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Business News/ Money / Personal Finance/  FD interest rates: Should investors lock their savings in fixed deposits now?
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FD interest rates: Should investors lock their savings in fixed deposits now?

There are two key reasons of locking your savings at the current interest rate. One, the interest rates have reached the peak as a result of the RBI’s monetary policy. Second, these rates may see a decline towards the end of this calendar year.

The banks which have recently raised their term deposits include SBI, Bank of Baroda, Kotak Mahindra, Axis, DCB Bank and ICICI Bank. Premium
The banks which have recently raised their term deposits include SBI, Bank of Baroda, Kotak Mahindra, Axis, DCB Bank and ICICI Bank.

In view of the banks raising their fixed deposit (FD) interest rates in the recent past, investors are recommended to lock some of their savings in fixed deposits (FDs) at the prevailing high rates.

It is vital to mention that most private and state lenders have recently raised their interest rates, while a few have introduced special interest schemes. 

For instance, Bank of Baroda offers 7.15 percent per annum on 399-day fixed deposits under what is known as Baroda Tiranga Plus Deposit Scheme. Likewise, Bank of India has introduced Super Special Fixed Deposit offering a higher rate of 7.5 percent for large deposits. 

The financial institutions, which have recently raised their term deposits include State Bank of India (SBI), Bank of Baroda, Kotak Mahindra, Axis, DCB Bank and ICICI Bank

Lenders which have started offering over 7 percent on their one-year deposits include ICICI Bank (7.25 per cent) and DCB Bank (7.15 percent).

At the same time, banks which offer over 7 percent on longer duration deposits include Bank of Baroda (7.25 percent for 2-3 years), HDFC Bank (7.10 percent for 15-18 months) and Axis Bank (7.10 percent for 15 months onwards).

Feasible to lock deposits?

There are two key advantages of locking your savings in the fixed deposits at the current interest rate. One, the interest rates have risen substantially in the past few months as a result of the RBI’s monetary policy. Second, the interest rates may see a fall towards the end of this calendar year. So, before the interest rates start to decline again, it is advisable to lock the prevailing rates.

One financial expert Livemint spoke to believes that those investors whose financial goal is 2-3 years away can now lock the required amount in a fixed deposit because there is little hope of further hike in interest rates.

“As there were constant small increases by the central bank in the interest rate, investors were postponing making FD in the hope of a high interest rate. But now for the past 2-3 quarters, there has been a pause in the hike of interest rates. Besides, there is no hope of an increase in the FD rate in the future. There is a strong possibility that after the first 2-3 quarters of this new year, the interest rate will start coming down. That is why if your financial goal is 2-3 years you can now lock the required amount in a fixed deposit," says Preeti Zende, a Sebi-registered financial advisor and founder of Apna Dhan Financial Services.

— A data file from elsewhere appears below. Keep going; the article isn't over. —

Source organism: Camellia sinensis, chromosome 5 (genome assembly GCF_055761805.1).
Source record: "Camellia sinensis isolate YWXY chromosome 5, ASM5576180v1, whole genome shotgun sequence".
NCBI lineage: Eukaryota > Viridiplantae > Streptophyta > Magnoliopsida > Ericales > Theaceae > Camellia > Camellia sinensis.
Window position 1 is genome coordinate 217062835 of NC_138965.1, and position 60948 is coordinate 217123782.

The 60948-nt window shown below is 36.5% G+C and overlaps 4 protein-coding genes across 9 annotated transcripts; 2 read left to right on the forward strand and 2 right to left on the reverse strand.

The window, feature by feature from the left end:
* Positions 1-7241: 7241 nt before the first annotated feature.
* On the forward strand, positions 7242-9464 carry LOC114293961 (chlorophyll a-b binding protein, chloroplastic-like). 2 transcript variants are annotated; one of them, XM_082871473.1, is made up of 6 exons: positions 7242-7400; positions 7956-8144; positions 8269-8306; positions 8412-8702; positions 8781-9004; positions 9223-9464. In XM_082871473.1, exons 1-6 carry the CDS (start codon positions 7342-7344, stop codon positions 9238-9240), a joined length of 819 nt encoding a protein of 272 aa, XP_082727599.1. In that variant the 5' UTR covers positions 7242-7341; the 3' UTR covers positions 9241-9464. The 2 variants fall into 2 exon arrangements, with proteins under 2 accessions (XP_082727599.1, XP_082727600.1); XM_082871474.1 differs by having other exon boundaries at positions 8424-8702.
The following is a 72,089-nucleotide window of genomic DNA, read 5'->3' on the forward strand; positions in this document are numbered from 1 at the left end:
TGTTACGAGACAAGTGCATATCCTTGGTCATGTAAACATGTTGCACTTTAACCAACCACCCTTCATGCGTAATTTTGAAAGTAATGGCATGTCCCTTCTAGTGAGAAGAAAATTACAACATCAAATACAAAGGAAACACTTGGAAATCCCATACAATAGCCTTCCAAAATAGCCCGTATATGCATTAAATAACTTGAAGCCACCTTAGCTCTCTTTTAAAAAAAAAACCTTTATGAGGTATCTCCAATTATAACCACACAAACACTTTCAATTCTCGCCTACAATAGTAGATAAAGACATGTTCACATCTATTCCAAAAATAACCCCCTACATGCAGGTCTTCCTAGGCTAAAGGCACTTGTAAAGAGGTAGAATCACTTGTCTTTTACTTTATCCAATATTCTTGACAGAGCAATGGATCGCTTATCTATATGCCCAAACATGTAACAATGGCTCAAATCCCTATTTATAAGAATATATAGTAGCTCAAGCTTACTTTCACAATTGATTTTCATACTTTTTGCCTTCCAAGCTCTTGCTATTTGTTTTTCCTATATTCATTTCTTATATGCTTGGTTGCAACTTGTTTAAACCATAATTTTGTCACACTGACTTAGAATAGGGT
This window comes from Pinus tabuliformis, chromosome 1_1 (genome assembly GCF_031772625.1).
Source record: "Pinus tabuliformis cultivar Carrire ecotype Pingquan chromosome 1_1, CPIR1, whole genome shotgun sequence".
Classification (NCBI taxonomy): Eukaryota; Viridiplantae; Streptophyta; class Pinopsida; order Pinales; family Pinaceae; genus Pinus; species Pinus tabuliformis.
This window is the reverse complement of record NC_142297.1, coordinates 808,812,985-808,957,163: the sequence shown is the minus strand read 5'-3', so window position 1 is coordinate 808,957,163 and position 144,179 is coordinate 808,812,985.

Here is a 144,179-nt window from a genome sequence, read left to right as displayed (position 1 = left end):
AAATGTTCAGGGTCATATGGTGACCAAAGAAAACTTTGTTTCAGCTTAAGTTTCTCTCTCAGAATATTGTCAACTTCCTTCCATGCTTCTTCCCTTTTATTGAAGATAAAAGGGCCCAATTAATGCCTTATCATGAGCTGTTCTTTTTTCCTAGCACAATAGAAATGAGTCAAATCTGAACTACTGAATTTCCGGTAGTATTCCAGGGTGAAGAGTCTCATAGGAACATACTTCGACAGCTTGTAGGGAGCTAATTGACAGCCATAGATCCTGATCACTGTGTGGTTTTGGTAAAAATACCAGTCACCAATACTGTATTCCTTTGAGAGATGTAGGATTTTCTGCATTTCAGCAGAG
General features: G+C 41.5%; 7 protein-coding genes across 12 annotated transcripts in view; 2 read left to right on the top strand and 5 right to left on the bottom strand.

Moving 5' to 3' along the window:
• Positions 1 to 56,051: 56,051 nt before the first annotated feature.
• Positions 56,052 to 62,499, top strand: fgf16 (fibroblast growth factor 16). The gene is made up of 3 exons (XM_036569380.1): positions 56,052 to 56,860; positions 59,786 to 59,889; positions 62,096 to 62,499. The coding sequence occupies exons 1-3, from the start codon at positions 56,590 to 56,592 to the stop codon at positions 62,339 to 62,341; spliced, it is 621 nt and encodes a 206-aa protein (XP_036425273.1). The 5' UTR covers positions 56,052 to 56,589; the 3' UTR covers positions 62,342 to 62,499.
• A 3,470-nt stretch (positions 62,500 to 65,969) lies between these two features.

Another expert Livemint spoke to asserts that investors should consider fixed deposits as well as debt instruments as viable investing options for the prevailing high interest rates.

“In light of the current interest rate cycle reaching its peak, it seems wise for investors to consider favouring long-duration investments and securing the higher interest rates offered by FDs and other debt instruments. As global central banks contemplate potential interest rate cuts this year, investors may find strategic advantage in maintaining long-term positions in FDs and debt instruments, capitalising on current higher interest rates before any anticipated adjustments," says Deepak Gagrani, founder of Madhuban Finvest.

However, there is a word of caution for the ones who have the proclivity to go overboard. “Just current interest rates on fixed deposits are lucrative, do not get tempted to lock a major chunk of your money in them. FDs are taxable and in the long run fail to generate inflation-hedged returns. So, take a proper call as per the required asset allocation of your financial goals," Ms Zende signs off. 

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Published: 08 Jan 2024, 10:08 AM IST
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